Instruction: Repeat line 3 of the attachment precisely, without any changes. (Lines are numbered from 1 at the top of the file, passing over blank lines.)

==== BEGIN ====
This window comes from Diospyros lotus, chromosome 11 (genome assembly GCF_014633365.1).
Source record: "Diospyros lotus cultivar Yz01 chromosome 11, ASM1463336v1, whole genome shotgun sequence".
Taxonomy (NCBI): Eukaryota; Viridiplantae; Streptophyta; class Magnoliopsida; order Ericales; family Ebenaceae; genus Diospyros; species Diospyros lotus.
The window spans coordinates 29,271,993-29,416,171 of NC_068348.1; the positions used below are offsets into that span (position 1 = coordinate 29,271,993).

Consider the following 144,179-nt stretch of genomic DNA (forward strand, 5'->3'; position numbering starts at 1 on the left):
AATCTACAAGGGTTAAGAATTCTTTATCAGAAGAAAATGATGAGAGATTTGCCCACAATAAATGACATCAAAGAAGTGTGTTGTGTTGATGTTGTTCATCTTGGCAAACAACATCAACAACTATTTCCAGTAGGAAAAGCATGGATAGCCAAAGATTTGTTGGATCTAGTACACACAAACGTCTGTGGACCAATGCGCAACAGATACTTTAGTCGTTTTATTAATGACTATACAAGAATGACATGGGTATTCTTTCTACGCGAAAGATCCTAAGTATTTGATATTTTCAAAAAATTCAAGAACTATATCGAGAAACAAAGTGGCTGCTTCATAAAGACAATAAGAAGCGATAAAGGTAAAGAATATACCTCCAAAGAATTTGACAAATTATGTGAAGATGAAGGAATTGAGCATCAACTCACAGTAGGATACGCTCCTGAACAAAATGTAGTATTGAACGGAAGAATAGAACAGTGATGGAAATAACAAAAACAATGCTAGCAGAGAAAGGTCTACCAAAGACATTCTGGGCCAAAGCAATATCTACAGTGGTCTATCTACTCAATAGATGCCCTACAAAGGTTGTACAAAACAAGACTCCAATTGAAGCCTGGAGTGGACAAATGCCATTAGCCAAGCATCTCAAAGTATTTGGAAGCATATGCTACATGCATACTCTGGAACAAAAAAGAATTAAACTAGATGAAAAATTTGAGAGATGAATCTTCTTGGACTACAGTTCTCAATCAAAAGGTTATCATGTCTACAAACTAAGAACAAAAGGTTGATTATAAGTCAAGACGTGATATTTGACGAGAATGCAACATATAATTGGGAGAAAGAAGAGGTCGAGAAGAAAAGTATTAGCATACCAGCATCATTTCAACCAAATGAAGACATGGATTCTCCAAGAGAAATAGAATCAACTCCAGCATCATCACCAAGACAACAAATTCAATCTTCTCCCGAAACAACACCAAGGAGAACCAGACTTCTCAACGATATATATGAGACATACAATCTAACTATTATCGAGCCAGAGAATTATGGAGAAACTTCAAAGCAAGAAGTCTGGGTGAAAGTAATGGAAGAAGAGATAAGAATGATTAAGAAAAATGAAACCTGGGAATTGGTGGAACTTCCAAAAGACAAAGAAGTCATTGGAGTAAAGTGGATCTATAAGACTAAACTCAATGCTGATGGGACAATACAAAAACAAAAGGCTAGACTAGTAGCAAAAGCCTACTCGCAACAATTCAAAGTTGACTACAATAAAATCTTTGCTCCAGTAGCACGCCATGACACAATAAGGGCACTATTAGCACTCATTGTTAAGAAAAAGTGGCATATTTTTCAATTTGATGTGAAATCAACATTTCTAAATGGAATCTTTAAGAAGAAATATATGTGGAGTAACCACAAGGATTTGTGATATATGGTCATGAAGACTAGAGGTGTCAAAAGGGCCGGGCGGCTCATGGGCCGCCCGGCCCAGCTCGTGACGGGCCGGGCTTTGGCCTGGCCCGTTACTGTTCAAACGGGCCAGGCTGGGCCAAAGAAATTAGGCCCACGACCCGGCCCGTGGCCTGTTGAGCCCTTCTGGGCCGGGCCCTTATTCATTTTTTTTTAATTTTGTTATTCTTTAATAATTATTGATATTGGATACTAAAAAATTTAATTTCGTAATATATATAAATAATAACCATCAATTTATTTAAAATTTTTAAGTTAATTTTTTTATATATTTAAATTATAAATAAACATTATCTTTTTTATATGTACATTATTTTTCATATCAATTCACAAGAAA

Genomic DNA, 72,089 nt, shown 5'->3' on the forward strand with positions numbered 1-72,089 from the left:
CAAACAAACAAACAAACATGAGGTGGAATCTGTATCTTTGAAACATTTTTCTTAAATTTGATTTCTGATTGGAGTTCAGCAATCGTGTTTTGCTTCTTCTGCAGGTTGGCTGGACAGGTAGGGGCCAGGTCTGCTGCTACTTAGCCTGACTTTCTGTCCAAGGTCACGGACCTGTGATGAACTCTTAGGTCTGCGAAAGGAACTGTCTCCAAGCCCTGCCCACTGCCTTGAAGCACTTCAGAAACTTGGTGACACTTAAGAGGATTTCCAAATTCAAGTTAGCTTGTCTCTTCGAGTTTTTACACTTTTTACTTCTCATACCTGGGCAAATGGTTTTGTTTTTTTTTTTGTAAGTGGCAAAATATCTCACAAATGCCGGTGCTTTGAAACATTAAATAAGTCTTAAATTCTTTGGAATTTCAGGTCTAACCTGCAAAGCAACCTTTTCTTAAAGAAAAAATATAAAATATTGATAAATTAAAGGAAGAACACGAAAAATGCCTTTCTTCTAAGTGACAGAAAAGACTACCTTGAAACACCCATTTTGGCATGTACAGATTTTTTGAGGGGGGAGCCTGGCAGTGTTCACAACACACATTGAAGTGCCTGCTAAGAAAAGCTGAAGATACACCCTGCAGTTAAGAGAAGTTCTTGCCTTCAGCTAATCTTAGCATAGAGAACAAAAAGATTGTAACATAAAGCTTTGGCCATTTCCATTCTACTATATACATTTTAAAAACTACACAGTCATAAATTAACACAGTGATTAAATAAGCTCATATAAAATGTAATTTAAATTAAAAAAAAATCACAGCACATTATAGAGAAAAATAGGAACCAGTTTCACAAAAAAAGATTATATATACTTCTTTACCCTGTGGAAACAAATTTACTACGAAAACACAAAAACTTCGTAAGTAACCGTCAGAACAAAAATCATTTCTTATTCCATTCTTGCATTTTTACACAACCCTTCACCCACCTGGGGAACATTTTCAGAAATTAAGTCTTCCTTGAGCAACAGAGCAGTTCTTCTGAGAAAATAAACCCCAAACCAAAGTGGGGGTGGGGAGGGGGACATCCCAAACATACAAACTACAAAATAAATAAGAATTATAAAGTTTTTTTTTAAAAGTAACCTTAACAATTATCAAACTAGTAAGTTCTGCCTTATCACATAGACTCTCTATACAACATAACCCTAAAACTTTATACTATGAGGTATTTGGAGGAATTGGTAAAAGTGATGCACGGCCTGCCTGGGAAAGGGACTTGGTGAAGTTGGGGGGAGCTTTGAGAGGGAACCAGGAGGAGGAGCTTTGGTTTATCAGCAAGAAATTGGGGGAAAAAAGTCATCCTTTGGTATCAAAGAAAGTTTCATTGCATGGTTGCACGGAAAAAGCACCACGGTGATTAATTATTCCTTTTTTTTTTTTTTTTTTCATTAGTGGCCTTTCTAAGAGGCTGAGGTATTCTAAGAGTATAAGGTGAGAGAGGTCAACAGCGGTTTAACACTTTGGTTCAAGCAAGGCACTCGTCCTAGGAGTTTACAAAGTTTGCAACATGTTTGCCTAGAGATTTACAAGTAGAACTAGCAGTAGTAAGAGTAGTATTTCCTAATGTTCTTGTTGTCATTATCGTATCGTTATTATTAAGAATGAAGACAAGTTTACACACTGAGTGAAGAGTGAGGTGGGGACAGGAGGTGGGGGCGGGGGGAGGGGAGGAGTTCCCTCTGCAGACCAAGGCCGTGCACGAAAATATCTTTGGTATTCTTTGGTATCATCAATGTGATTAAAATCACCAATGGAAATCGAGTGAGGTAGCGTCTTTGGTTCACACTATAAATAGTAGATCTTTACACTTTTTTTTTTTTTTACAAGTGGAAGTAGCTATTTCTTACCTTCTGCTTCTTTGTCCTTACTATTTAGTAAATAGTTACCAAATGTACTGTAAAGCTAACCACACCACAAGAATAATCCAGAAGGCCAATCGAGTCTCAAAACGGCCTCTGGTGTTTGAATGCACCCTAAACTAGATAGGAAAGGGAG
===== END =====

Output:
Taxonomy (NCBI): Eukaryota; Viridiplantae; Streptophyta; class Magnoliopsida; order Ericales; family Ebenaceae; genus Diospyros; species Diospyros lotus.